The guidance and main requirements for choosing a name for incorporating a company in the UK is set out at Companies House. If you are unsure or would like to discuss any part of your business, Central Business Services can help you.
Companies House will check that names are acceptable. The name must meet the legal requirement but at the same time be an effective marketing tool.
Choosing a name for your business is one of the most important things to consider. Once you have chosen your name the next step is to make sure that the name is available. It is also important to check the Trade Marks Register to ensure that the proposed name does not infringe an existing trade mark.
There are several restrictions set out in the legislation. Theses include:
- ‘Limited’ or ‘Ltd’ must be used at the end of your company’s name if it is a private company limited by shares or guarantee.
- ‘Plc’ must be used at the end of the name if it is public company.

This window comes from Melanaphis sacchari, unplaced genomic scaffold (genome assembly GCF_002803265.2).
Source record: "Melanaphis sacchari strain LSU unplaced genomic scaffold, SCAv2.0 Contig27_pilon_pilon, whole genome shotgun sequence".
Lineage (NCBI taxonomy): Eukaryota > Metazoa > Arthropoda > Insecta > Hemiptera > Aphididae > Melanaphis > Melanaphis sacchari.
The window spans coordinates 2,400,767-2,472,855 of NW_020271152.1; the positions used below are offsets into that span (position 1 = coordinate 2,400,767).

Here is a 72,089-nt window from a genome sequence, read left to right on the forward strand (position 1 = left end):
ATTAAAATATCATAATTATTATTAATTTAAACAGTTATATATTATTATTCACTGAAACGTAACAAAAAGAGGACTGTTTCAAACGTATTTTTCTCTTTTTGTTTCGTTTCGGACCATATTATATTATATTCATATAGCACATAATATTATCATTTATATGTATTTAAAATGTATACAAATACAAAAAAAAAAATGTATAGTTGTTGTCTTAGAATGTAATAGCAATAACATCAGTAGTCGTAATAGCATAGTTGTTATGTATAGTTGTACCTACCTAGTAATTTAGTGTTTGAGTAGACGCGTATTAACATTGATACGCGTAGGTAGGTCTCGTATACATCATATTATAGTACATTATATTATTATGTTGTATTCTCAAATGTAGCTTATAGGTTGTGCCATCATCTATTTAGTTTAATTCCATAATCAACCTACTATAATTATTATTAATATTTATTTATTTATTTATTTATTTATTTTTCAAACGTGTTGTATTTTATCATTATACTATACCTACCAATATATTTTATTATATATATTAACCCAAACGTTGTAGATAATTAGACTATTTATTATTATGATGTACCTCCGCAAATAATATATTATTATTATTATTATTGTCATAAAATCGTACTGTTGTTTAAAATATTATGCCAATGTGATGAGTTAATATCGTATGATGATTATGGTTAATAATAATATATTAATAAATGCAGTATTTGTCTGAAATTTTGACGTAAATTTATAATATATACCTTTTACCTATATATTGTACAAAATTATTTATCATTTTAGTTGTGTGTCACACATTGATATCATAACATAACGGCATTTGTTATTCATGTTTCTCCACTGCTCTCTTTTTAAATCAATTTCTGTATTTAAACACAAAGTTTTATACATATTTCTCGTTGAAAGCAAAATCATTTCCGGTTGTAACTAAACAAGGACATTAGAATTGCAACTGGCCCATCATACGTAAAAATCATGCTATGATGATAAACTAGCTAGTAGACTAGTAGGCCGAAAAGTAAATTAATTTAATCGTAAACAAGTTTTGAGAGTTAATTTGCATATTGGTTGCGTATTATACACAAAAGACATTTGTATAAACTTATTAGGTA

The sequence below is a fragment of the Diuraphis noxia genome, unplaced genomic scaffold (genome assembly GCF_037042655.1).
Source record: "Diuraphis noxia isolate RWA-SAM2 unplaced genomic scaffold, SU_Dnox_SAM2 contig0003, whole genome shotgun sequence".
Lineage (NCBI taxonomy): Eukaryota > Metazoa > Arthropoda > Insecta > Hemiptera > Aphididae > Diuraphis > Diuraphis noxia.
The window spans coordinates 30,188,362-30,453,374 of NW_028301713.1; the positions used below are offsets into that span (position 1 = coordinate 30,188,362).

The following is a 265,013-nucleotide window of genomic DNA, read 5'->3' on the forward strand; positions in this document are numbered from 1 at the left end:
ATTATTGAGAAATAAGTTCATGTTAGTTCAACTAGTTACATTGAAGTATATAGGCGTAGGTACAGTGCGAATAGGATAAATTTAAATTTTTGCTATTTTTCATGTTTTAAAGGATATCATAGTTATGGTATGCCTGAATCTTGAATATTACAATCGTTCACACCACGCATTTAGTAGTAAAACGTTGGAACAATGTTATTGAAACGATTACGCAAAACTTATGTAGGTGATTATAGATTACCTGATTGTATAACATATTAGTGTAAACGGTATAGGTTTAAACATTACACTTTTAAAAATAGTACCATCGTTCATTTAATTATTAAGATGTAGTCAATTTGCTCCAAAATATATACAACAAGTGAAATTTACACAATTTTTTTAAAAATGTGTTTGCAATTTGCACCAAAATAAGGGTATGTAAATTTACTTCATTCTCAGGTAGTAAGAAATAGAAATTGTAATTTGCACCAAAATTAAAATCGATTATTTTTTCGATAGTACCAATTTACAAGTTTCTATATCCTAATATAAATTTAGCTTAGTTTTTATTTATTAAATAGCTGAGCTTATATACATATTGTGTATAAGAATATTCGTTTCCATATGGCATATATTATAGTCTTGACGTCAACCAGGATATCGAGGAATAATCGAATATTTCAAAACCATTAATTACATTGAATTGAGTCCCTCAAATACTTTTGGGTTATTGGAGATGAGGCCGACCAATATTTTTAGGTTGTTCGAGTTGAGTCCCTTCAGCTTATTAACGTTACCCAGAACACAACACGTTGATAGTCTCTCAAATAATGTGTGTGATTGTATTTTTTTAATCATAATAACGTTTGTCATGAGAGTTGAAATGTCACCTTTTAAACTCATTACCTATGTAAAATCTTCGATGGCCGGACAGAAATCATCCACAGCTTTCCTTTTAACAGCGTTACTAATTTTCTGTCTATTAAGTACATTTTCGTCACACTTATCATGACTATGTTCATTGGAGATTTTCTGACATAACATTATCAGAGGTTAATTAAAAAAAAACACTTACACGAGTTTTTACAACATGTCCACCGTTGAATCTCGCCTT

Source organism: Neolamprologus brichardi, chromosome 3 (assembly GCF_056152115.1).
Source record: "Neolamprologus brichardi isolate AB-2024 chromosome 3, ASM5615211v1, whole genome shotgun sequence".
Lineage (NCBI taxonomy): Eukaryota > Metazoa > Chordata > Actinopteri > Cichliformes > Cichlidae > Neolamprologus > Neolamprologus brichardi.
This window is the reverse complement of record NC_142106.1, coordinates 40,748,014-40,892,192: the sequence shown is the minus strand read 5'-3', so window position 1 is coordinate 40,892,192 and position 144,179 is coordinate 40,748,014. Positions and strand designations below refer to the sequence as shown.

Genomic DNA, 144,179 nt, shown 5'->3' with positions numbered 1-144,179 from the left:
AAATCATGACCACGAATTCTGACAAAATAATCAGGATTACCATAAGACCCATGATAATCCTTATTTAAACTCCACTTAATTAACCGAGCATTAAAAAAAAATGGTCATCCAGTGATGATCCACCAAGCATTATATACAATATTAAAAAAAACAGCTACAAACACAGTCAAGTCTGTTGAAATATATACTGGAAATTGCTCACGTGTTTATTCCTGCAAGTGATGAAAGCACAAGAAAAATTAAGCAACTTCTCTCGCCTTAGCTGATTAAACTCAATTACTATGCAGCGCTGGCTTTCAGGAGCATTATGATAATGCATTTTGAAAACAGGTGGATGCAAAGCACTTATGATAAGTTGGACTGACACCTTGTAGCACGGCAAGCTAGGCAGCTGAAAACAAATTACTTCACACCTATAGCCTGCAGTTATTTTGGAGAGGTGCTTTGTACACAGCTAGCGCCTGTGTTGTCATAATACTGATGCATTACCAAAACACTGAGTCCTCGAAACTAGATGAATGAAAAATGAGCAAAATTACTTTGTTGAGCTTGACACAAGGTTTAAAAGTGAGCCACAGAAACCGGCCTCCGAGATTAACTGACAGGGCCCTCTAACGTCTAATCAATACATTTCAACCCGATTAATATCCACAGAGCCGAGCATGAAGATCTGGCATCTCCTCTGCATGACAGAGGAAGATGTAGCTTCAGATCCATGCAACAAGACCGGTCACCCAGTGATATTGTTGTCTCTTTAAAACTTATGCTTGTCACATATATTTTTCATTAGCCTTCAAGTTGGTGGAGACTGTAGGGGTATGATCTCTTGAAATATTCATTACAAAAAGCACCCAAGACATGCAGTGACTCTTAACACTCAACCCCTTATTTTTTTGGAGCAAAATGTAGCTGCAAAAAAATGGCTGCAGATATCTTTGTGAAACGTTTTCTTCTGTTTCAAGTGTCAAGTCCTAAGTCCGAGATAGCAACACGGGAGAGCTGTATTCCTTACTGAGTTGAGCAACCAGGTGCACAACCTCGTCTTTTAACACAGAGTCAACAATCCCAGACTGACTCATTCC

- Certain expressions and abbreviations which describe a form of a company can only be used at the end of a name, such as ‘Limited Liability Partnership’ or ‘Community Interest Company’
- No chosen name should suggest a connection with the UK government, a devolved administration, a local authority or a specified public authority.
- A name that includes sensitive words or expressions included in the regulations will be rejected.
- A name should not include words that would constitute an offence.
- An offensive name.
- A name which is the ‘same as’ an existing name on the index.
- The use of certain characters, signs, symbols and punctuation in a company name.
We would be pleased to help you check the availability of a proposed name – just give us a call on (01509) 816150 or by filling out the contact form at the bottom of the page.
It is possibly to have a trading name which is different to the company name. For example, ABC Ltd trading as XYZ. If you are doing this you need to be aware that the same level of protection doesn’t apply and that any letterheads, invoices and other documents need to show both names. And you must inform your bank and agree with them that they will accept cheques in the trading name.
You could register a trading name as a trademark if it is unique in its field. For example, we mention Quickbooks® a lot but Quickbooks® is not a company; it is a trademark and trading name of Intuit Ltd.